( :o So, now that @Carl and I are on the end of this 'limb'; it would be a great time for Paul's friend to tell us how he made it.     :P )  

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@JohnJ Perhaps, but that still seems to require a 3D spiral (like rolled up paper) to produce it? And the main spirals here seem to be flat... 

 

Looks like I'm a creationist on this one. :P

 

 

 

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Last week it was shown to a fossil invert specialist at a museum for analysis. He thinks it IS

natural--- "microbial mediated sedimentary structure". Similar to the the cyano-bacterial mats

of mono lake. Of course that is only one opinion.

 Wow! My knee jerk ID was also manmade. I've never before seen a natural structure like this. If this is true                        

                            ??????????PK

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:headscratch:That is a new one on Me!!

I would like to see some more examples of this type of formation. (for comparison.)

 

Tony

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2 hours ago, TqB said:

JohnJ, Carl - I see where you're coming from if I look at bits of it but what about the consistent spirals that define the main pattern?

I can't claim to understand the physics clearly but the signal I'm getting from things I've seen points strongly towards geofact. I realize it sounds crazy. And I am looking for images. But that's all I've got for now.

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There's no way that is natural. Definitely man made.

 

It does look eroded though. I'm thinking this was carved rather than sculpted from something like clay. And then later worn down that gives it the weird look.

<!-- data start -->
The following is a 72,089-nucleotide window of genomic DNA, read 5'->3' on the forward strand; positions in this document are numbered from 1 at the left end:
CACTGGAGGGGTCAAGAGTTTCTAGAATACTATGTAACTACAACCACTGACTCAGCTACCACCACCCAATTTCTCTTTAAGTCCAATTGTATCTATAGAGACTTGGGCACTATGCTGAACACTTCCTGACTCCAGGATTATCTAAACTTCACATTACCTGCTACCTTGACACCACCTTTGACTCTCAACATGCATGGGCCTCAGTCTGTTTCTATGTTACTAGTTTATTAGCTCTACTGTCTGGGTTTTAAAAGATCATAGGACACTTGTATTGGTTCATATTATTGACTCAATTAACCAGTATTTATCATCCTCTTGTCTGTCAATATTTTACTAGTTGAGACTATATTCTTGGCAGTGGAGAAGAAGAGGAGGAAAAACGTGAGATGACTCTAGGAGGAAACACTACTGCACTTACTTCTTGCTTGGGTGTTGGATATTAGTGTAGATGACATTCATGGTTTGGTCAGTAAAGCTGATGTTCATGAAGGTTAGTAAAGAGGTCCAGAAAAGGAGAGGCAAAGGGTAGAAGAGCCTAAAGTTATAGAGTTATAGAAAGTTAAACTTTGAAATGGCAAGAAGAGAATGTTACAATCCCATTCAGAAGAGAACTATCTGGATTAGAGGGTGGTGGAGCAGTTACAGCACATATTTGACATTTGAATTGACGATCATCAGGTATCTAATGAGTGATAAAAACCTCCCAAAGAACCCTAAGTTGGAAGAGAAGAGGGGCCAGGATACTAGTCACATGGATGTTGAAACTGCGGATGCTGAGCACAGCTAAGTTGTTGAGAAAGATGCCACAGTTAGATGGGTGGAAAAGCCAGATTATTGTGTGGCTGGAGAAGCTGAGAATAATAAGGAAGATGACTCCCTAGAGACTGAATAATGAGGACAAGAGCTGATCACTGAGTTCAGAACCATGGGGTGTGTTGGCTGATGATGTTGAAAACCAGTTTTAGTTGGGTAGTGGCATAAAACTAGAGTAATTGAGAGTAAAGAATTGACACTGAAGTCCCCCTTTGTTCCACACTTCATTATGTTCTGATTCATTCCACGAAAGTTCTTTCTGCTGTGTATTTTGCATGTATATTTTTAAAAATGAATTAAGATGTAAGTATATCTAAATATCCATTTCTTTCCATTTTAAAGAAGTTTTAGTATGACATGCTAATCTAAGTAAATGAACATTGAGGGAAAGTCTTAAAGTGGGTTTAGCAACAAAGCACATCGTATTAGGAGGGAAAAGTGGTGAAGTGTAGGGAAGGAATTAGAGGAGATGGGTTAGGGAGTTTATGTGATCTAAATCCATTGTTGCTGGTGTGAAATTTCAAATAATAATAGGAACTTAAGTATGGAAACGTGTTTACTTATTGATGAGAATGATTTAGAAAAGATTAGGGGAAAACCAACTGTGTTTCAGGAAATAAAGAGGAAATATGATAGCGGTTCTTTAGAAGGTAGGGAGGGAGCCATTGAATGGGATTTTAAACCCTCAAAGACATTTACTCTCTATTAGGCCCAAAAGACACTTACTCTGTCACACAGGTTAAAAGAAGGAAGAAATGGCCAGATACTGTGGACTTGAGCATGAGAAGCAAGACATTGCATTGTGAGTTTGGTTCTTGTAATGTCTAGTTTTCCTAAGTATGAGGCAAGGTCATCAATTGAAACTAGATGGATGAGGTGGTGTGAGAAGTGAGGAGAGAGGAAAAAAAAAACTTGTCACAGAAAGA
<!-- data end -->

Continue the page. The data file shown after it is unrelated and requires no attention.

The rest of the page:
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I looked up ""microbial mediated sedimentary structure". and do not see this plate as a representative of what I could find.

The intricate pattern of PRK's piece is far beyond anything shown in the articles that I looked at, and most "microbial mediated sedimentary structure".  that were cited are pre cambrian in age.

 

I stick with this being a man made piece. (pending better evidence to the contrary.)

 

Tony

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John's tag line is making me suspicious...

"The human mind has the ability to believe anything is true."

;-)

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Excellent detective work, Carl!  detective (1).jpg 

Thanks for being so dilligent!

I would never have guessed this. 

Well done, sir. 

Learned something today! 

Regards, 

 

 

EDIT: 

 

Eat-Crow-300x336.jpg

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13 minutes ago, Carl said:

FOUND IT! It was in Seilacher's Trace Fossil Analysis:

1 SMALL.jpg

2 SMALL.jpg

:headscratch::faint::1-SlapHands_zpsbb015b76:

 

OK I can see it being one of those even though there are no complete circles in this sample drawing and no true spirals in the object in question.

Also the third generation "check" marks do not match in appearance

 

kudos on this one Sir!

 

Tony.

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It has the spiral patterns, and the crack patterns, and the ornamentation of the faces of the spirals, but I would have to see a photo of this specimen rather than just a drawing. I think natural forces would be much more systematic and mathematical in its rendering of this sculpture-like object. I'm still convinced that our original specimen is hand carved (or a cast of a hand carving).